Peter Cruickshank and Colin Smith focus on understanding e-petitioner. This conceptual study considers the ways in which large-scale e-participation projects can be evaluated. It argues that existing evaluation approaches can be improved by taking a closer look at the characteristics of the users of such systems, by estimating their self-efficacy. The literature review is followed by the development of relevant research questions, and an assessment of points at which relevant and useful data can be collected in a petitioning process. From their findings, data relating to self-efficacy, while not simple to collect, can add much to the evaluation process, and have the potential to result in more effective projects and systems. With regard to their research limitation, the authors argue that their findings are specific to one project (and not generalisable), EuroPetition, which will allow the co-ordination and submission of cross-border pan-European petitions. From a novelty perspective, this article represents the first attempt to integrate perspectives derived from social cognitive theory to the evaluation of a large e-participation project. Self-efficacy is discussed in terms of both computer self-efficacy and political self-efficacy.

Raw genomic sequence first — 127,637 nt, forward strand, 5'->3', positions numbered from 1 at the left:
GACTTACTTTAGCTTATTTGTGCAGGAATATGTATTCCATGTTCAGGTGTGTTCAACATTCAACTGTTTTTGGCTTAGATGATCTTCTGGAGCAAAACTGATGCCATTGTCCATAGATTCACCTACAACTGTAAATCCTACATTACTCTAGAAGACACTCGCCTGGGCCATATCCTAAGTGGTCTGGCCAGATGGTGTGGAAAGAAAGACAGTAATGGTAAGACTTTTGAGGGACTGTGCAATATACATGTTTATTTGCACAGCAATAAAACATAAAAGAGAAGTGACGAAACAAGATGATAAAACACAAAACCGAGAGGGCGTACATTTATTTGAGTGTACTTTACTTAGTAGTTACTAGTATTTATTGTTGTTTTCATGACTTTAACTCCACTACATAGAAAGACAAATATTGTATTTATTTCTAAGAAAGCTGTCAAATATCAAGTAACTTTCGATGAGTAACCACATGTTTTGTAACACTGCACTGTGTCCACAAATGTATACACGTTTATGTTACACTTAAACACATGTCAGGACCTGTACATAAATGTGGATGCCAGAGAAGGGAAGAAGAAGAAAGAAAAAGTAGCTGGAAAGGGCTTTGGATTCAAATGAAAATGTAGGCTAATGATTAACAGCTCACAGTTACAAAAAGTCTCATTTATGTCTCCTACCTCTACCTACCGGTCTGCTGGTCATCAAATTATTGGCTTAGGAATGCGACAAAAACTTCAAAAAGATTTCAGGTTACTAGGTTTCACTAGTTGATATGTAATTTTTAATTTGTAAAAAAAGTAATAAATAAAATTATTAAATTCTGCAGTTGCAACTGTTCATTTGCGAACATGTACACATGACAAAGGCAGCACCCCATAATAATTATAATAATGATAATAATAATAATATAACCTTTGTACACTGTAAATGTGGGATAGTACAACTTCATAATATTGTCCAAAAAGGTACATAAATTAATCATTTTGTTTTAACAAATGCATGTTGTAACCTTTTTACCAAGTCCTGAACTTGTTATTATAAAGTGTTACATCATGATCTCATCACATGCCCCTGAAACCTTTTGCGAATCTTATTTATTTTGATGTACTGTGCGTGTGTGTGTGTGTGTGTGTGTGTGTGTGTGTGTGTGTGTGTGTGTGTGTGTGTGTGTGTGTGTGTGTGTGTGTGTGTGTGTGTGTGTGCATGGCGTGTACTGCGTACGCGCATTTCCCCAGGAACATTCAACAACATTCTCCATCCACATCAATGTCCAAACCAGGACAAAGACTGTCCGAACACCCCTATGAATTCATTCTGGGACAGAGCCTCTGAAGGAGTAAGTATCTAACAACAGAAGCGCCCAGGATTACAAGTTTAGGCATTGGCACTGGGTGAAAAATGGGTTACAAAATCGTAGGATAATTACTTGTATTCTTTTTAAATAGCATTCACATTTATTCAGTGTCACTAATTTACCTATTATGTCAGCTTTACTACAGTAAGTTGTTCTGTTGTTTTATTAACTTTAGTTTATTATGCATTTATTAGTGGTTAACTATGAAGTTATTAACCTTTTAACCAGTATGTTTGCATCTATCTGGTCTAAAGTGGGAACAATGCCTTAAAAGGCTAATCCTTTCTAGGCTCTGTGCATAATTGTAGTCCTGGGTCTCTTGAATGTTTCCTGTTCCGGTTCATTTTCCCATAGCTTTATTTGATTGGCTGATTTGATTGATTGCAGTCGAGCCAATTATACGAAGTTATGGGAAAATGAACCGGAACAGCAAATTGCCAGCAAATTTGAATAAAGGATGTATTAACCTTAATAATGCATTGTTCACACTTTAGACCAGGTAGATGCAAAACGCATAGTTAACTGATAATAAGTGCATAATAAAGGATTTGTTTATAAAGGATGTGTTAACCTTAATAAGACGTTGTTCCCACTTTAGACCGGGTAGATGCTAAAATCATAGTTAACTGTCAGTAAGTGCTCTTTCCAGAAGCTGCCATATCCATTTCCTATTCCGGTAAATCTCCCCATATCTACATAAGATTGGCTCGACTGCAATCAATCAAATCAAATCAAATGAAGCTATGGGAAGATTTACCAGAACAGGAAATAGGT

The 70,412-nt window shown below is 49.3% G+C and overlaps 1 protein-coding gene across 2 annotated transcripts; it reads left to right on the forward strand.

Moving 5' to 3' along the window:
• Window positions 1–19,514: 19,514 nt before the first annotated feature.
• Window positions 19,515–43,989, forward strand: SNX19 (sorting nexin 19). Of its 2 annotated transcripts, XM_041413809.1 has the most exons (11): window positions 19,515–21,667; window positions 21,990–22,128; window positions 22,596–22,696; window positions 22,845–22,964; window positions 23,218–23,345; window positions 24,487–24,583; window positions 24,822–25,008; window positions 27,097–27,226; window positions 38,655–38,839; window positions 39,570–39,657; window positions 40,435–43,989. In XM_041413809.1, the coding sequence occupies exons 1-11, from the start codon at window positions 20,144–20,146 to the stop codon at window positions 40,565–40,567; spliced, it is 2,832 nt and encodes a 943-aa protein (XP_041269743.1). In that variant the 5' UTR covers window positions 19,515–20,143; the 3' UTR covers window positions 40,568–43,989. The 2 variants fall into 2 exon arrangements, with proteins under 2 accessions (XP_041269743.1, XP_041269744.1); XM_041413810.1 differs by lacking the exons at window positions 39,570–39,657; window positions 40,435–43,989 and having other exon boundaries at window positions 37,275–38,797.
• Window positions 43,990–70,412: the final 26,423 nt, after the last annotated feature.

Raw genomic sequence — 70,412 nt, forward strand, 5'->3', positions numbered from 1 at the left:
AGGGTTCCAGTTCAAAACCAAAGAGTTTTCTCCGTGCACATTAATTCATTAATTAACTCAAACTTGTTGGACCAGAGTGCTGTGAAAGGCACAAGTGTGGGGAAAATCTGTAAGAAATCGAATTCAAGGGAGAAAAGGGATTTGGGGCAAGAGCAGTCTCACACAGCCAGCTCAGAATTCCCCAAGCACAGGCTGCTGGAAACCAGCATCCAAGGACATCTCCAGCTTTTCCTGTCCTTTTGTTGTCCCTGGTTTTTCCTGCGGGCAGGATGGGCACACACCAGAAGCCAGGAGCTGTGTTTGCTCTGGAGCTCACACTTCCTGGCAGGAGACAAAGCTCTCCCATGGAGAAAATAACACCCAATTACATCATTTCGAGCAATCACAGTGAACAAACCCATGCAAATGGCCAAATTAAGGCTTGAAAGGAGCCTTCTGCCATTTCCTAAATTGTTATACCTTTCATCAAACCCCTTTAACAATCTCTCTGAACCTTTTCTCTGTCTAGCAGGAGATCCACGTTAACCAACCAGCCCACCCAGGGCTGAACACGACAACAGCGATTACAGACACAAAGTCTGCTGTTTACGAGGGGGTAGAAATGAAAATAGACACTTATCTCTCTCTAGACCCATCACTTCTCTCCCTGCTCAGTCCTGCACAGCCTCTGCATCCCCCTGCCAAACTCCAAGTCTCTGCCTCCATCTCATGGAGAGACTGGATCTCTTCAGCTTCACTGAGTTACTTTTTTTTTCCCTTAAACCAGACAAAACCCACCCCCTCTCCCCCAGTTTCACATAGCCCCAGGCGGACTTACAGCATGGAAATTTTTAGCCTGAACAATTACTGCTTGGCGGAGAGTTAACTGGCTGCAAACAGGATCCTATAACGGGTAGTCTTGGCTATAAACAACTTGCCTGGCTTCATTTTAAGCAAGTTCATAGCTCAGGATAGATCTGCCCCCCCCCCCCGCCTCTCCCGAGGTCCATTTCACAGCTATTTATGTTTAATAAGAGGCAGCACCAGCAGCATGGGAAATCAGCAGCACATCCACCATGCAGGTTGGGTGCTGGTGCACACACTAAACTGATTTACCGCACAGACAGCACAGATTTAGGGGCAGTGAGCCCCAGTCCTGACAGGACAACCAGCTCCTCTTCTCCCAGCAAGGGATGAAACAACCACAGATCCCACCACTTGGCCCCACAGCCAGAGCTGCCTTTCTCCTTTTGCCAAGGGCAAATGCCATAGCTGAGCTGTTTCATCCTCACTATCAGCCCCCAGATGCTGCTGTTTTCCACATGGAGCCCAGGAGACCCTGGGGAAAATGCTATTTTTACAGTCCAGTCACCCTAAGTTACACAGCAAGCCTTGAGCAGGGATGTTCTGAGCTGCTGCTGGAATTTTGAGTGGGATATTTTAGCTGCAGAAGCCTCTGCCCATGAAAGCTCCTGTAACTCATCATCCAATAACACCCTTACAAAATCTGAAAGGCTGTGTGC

The aforesaid research is then followed by work presented on e-procurement implementation by Aini Aman and Hasmiah Kasimin. This research aims to understand the challenges of e-procurement implementation in government and efforts taken to overcome the challenges using a case of the Malaysian Government. The authors adopted a qualitative case study approach of e-procurement project, which is one of Malaysian e-government initiatives. Data were collected using a triangulation approach that involved semi-structured interviews, document reviews and observation. In terms of findings, their theoretical framework was further developed during data analysis. The findings show that challenges in the e-procurement implementation in government are not only related to software integration, data management and roll-out strategy but also legal and administration procedures, IT infrastructure, outsourcing contract and IT skills. Findings show the importance of creating IT facilities centre in rural areas and working closely with third-party vendor for user’s training and skills development. This paper highlights the needs to understand challenges and limitations faced by a developing country such as Malaysia in implementing e-government project. This paper provides a basis for further thought and analysis on important issues such as the lack of IT infrastructure and skills, as well as high dependency on third-party developers that need to be overcome in order to gain the impact of e-procurement system. This paper has explored implementation issues of e-procurement in the government sector particularly in developing country, hence provides guidelines for future implementation strategies for system developers, government officials and ministries. The authors claim that only limited studies examine the implementation issues of e-procurement in the government sector, especially in developing countries. While current studies focus more on the readiness of implementing e-procurement, this study posits to understand the challenges faced by developing country in e-procurement implementation.